I had not learned until recently that George Orwell, the author of several dystopian stories, had also reviewed C.S. Lewis’s supernatural thriller, That Hideous Strength.  Though he conceded that the novel was worth reading (and it is), he finished by complaining that supernatural elements “weaken” a story because “in effect they decide the issue in advance.”  One has the impression that he may have written the review just to have an opportunity to say so.  “When one is told that God and the Devil are in conflict,” he goes on, “one always knows which side is going to win.  The whole drama of the struggle against evil lies in the fact that one does not have supernatural aid.”  Although Orwell also suggests that supernatural agencies are implausible, his main complaint isn’t that he doesn’t believe in them, but that they take the steam out of the story.  Including God, he thinks, is like building in a spoiler alert.

One may call this attitude methodological naturalism.  Orwell doesn’t ask that we disbelieve in God, but he thinks we should write as though we do.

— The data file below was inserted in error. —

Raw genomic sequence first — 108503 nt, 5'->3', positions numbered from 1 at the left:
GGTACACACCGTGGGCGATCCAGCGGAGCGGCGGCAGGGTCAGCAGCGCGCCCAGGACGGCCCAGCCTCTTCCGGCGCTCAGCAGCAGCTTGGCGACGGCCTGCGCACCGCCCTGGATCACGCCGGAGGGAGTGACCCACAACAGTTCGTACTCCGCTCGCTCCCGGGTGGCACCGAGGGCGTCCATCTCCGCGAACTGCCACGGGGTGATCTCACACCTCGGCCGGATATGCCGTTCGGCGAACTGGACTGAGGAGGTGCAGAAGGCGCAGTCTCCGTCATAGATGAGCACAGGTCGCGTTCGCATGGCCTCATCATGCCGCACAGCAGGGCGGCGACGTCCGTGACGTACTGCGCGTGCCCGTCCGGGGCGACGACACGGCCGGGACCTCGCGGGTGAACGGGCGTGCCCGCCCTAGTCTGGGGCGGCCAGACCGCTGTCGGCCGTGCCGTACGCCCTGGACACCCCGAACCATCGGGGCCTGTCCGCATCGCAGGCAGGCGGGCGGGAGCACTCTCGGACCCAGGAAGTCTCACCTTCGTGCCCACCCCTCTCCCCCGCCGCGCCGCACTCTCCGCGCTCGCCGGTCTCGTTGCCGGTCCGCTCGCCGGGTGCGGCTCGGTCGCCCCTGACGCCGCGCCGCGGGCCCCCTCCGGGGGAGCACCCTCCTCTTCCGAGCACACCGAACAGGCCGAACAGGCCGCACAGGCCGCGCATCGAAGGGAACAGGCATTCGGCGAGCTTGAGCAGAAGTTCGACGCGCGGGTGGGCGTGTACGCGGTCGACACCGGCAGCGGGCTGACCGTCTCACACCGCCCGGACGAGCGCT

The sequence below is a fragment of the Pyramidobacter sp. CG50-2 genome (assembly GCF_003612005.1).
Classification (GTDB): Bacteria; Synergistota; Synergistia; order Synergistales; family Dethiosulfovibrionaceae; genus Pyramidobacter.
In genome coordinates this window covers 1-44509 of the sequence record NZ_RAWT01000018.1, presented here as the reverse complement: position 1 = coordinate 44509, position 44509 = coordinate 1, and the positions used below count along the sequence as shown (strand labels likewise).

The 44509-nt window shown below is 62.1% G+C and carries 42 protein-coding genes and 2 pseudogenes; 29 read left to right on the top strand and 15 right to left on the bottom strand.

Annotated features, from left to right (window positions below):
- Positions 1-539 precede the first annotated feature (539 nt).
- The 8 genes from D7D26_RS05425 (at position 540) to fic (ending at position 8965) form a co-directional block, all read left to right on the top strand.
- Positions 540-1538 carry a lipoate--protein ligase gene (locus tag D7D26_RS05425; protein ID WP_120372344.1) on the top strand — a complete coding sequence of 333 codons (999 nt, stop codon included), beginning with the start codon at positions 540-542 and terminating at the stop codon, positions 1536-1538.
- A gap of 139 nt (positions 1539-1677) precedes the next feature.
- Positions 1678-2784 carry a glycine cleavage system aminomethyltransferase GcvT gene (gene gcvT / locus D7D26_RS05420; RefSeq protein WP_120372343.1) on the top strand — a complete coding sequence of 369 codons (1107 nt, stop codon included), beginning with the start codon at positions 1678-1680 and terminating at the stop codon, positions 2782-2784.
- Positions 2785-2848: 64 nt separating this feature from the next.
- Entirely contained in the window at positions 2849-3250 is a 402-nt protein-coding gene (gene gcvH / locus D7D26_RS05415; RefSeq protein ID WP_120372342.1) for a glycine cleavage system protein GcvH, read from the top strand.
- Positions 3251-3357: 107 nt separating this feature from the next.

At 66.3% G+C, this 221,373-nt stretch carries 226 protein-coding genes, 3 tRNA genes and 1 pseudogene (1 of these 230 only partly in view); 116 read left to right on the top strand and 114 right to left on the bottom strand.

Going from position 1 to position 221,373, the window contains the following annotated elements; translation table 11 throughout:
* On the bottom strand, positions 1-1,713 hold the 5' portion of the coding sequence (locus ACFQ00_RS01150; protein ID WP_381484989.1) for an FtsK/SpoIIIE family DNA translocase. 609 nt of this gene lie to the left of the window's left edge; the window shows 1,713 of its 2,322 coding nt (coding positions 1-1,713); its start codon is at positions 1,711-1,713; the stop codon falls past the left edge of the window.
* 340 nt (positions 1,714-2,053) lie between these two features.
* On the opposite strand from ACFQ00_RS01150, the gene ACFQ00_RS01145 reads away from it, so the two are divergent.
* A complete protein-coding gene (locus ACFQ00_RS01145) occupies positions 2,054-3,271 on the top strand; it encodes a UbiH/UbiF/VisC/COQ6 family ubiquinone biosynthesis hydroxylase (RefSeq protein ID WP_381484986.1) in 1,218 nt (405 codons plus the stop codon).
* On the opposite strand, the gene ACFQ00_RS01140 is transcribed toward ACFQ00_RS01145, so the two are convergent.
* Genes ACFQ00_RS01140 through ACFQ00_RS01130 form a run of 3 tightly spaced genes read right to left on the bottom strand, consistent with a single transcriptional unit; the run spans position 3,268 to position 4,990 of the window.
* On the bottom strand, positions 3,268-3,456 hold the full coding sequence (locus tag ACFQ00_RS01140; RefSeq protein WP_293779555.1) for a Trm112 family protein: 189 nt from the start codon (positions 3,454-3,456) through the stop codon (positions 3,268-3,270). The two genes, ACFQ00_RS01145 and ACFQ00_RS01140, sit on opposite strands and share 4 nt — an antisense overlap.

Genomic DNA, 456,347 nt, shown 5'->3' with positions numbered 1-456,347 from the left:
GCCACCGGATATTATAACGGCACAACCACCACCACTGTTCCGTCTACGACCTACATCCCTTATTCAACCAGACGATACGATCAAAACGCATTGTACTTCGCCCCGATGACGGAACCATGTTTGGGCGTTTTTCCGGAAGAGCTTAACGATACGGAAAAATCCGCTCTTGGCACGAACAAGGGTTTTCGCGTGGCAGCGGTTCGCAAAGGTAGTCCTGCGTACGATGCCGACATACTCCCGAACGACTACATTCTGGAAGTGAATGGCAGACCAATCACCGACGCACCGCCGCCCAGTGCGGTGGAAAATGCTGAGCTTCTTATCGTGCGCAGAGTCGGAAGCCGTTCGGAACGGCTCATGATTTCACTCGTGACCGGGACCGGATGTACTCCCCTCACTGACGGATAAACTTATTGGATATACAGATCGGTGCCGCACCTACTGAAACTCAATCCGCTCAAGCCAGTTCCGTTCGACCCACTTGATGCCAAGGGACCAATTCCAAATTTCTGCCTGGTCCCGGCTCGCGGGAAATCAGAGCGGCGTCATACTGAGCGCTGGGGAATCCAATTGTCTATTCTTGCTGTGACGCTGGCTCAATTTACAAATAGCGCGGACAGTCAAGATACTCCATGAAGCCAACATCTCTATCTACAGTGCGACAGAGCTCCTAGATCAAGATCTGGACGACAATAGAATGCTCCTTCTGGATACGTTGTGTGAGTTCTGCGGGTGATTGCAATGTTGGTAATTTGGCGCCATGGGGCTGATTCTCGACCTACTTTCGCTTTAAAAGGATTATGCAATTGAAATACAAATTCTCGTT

Methodological naturalism in literature is much like methodological naturalism in science.  According to Orwell, believing in God squeezes out suspense, because the same party prevails in every struggle; God always wins.  According to materialists, believing in Him squeezes out scientific wonder, because everything has the same ultimate cause; God does everything.

Both complaints are naïve.

As to stories, it is enough to point out that God created free and rational beings, not puppets or divine beasts.  Though He cannot be overcome by evil, human beings can be.  Though He offers aid, they may not accept it.  The drama of the story is not that we do not know what will happen to God, but that we do not know what will happen to men and women.  To find out, we have to keep reading.

And as to science, notice that God works through secondary causes.  Although He is the origin of the whole causal order, that order is nonetheless real.  Knowing that water is His idea does not tell us why it boils; knowing that gravity is of His doing does not tell us the geometrical properties of the space-time manifold.  To find out, we have to investigate.

So rather than depriving stories of their drama, God’s reality increases it:  For what could be more thrilling than the fate of souls?  And His reality increases the wonder of scientific inquiry, for now we can ask not only how things happen -- but why!